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Dealing with Negative Feedback

April 23 2018 - by Lois Parkes, CLP's Regional Project Manager

In a previous blog entitled, Check Yourself, I pointed out that one way of increasing one’s self awareness, especially as a leader, is to seek feedback. Then, I had pointed out that this was not for the insecure.

In this blog, I want to explore this more deeply. Let’s face it – the challenge with asking for feedback isn’t receiving positive feedback. I mean, who doesn’t like to hear wonderful things about themselves? The challenge lies in dealing with negative feedback, especially if you were not expecting it.

Receiving negative feedback often triggers negative responses in most of us, from anger to defensiveness to hurt. Being triggered negatively is a perfectly human reaction, in my view. The challenge then is what happens next.

In addressing negative feedback, it is essential to recognise that what happens next is up to you - the individual. According to Victor E. Frankl, “Between stimulus and response there is a space. In that space is our power to choose our response. In our response lies our growth and our freedom.” What a wonderful thought and concept! So let’s break it down – dealing with negative feedback 101:

  • Identify your pause and seize it. Use that space, no matter how brief, to reflect on what’s happening, how you are being triggered, and how you are going to choose to react. Your reaction is a choice, and reacting from a place of anger, defensiveness or hurt, can lead to more lasting negative impacts, that may not serve you and others around you well. Suppose, for example, you are getting this negative feedback from your team members. It may have taken tremendous courage on their part to impart same. Reacting badly to their feedback could lead to irreparable damage to the working relationship.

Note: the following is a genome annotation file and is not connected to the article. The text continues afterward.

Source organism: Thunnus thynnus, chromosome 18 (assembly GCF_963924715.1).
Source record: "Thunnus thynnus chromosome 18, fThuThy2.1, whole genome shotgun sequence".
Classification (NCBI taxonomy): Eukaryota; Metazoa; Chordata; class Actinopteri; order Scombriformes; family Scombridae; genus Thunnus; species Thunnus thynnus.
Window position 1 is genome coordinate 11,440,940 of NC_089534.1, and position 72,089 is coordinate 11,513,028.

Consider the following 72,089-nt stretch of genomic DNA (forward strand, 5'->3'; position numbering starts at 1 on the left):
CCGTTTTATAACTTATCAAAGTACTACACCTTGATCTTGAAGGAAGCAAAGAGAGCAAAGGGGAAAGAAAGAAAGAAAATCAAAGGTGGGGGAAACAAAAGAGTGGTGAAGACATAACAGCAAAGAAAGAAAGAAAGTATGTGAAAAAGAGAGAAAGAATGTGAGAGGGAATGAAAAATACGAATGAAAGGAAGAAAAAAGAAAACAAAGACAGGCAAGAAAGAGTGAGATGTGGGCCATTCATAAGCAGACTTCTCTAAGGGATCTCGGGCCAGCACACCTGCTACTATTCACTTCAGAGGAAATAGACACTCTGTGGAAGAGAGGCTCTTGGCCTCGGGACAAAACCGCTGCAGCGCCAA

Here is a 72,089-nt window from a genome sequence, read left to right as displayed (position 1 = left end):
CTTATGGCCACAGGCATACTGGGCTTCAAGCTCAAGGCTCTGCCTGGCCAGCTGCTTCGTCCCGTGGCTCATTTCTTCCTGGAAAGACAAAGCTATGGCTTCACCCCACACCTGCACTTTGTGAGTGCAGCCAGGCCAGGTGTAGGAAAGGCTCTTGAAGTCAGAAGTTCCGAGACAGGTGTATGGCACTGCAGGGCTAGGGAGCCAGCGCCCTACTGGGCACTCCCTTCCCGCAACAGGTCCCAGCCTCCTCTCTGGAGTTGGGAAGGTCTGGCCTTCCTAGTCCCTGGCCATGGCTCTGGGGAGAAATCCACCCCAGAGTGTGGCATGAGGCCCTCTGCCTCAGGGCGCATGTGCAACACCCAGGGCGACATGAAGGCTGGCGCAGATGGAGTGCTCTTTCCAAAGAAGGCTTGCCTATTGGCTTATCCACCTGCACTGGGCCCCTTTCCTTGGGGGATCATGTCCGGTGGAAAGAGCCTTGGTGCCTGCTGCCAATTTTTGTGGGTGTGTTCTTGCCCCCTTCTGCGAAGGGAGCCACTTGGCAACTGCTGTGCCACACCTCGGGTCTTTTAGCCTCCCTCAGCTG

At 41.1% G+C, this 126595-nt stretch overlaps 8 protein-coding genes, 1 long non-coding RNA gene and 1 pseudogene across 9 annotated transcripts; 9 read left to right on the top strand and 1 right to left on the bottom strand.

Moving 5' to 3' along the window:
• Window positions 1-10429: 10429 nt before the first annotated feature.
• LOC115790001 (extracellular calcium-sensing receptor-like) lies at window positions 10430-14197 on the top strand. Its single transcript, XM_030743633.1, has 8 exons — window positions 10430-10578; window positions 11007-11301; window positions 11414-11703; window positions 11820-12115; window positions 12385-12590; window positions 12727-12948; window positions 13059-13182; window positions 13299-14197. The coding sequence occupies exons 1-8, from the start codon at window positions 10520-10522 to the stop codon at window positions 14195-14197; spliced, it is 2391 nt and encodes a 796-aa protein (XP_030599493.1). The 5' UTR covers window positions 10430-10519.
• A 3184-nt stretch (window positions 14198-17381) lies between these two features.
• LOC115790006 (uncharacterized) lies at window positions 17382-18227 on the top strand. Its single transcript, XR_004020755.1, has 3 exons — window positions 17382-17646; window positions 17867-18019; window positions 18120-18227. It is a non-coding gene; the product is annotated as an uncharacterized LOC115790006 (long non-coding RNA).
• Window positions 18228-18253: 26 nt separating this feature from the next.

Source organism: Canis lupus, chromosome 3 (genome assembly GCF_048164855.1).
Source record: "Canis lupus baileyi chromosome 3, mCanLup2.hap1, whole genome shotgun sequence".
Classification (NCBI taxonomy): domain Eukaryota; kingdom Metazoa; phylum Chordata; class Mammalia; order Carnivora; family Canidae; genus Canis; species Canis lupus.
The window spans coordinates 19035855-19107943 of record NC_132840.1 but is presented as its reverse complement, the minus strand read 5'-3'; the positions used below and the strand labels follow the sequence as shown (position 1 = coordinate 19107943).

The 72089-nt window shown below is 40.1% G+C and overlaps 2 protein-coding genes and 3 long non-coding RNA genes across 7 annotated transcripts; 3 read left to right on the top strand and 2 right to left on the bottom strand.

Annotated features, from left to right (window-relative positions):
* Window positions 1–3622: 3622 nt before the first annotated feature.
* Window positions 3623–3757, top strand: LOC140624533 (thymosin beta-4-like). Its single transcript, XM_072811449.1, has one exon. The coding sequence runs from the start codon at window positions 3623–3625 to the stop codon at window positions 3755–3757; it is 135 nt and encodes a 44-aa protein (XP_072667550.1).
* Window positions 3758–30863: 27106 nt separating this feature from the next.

• Identify your long-term, deeply-held values. In reflecting on negative feedback, you have to determine what are your values that relate to this situation; what are the outcomes that you really want and value. For example, if improvement in performance and performance outcomes are your long-term, deeply-held values, what response is required of you in relation to this unfavourable feedback that you are receiving? Does the need to be right outweigh the need for improvement?
  • Choose your reactions. Once you have identified and used your pause, as well as determined what values are most important in the context, you then strategically choose your reaction, in order to get the best possible outcomes. This is not to say that your negative emotions have all disappeared. This is a decision to act in ways that will lead to the outcomes you desire, sometimes despite your feelings.

As you reflect on your own experiences of receiving negative feedback, you are invited to share your feedback:

  • How have you responded in the past to negative feedback?
  • What would you do differently now?
  • What helped you to address negative feedback in a positive way?

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Annette - Reply

It takes a certain level of professional maturity to accept negative feedback in a positive way.

As the saying goes – don’t as k for what you don’t want. If we don’t want or cannot handle all types of feedback, then perhaps we should not ask for it in the first place. Also, we need to determine why we are asking for the feedback. Is it just to say we have sought feedback? Or is it because we intend to use the feedback – negative or positive – in a meaningful way?

Seeking feedback is like going to the Dentist. We look forward to the results of having a brighter smile but dread the procedure itself.  Preparing for and enduring the procedure are key to the outcome: the smile - improved performance, a better you.

Lois Parkes

Very interesting insight. One really has to focus on the longer term benefits and not the short term or immediate negatives/discomfort. Thanks for sharing

Lois Parkes

Very interesting insight. One really has to focus on the longer term benefits and not the short term or immediate negatives/discomfort. Thanks for sharing